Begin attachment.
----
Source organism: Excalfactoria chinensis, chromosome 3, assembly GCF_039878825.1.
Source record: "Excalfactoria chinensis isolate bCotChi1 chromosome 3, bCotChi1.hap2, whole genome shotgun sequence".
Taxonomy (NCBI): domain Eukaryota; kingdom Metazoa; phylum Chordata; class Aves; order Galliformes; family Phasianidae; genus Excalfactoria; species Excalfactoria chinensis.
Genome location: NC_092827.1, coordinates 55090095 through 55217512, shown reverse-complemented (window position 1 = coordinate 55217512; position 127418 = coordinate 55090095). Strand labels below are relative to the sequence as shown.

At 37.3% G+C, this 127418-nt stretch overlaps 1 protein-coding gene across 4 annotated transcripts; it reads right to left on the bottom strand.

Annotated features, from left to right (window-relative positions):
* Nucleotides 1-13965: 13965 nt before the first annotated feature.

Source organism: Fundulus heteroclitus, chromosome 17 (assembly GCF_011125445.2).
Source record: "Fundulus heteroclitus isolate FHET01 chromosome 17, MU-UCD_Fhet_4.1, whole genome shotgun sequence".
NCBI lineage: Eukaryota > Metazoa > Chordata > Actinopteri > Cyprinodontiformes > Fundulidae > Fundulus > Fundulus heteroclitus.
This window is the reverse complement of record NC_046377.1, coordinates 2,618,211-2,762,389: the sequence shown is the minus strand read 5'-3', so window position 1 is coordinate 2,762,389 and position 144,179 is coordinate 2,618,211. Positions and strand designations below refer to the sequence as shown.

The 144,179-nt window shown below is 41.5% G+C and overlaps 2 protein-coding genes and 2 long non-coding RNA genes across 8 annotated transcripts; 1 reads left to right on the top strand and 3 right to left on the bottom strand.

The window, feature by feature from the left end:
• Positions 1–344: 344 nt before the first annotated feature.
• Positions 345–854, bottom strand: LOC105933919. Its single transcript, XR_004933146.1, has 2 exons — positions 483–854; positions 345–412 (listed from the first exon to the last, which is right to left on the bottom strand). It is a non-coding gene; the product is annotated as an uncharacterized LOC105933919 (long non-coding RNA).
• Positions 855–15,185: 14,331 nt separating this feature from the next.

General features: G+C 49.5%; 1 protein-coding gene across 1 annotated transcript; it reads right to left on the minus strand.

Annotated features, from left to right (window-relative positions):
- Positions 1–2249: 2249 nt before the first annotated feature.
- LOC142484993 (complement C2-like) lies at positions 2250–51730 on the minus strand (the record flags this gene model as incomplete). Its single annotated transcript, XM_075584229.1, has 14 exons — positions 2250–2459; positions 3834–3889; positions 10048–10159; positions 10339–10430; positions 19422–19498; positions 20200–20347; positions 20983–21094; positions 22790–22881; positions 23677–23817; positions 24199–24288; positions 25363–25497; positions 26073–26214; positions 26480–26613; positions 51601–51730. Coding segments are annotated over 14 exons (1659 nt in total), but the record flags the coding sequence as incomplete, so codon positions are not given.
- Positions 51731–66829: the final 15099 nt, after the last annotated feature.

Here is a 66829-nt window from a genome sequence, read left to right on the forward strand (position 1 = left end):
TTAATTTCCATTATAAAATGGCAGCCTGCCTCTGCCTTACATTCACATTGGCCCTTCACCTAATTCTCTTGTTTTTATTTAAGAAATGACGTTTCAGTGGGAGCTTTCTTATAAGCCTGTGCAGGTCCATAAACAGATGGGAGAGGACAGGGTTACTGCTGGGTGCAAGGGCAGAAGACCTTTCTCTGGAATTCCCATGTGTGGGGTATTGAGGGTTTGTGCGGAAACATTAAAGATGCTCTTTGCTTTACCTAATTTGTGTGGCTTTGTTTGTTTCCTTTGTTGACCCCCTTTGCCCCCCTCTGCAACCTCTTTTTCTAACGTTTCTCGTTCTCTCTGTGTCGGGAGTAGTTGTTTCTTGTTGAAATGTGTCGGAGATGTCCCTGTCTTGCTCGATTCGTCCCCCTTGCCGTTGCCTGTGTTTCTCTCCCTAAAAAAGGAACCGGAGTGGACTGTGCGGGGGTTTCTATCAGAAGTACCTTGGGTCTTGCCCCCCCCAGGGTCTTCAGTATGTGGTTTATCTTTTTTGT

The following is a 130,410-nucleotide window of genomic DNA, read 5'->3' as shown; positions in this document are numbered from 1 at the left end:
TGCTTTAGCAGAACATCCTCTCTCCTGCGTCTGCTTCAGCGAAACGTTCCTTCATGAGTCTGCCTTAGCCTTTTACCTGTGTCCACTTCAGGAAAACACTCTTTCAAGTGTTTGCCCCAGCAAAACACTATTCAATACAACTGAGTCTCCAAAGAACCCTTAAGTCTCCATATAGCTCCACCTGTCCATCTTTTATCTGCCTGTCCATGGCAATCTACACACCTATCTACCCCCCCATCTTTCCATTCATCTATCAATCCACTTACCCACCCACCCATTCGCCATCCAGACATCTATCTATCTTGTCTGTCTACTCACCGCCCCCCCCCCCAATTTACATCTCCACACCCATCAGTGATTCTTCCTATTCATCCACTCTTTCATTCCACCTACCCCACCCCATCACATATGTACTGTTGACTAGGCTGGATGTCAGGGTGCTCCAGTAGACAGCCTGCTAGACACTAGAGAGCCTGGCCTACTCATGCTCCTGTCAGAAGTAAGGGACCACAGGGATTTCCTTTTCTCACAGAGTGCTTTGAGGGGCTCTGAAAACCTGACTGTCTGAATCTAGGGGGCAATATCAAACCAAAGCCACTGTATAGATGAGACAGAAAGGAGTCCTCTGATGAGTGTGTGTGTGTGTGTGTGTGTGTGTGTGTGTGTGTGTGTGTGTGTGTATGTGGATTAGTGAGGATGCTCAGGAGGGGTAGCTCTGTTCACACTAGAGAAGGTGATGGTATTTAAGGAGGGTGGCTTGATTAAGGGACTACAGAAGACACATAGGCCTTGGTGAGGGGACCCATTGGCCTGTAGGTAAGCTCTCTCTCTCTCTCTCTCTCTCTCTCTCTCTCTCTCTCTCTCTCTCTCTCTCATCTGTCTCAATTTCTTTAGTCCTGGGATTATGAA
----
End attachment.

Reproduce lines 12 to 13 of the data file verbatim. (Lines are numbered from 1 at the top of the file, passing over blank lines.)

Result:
The 144,179-nt window shown below is 41.5% G+C and overlaps 2 protein-coding genes and 2 long non-coding RNA genes across 8 annotated transcripts; 1 reads left to right on the top strand and 3 right to left on the bottom strand.

The window, feature by feature from the left end: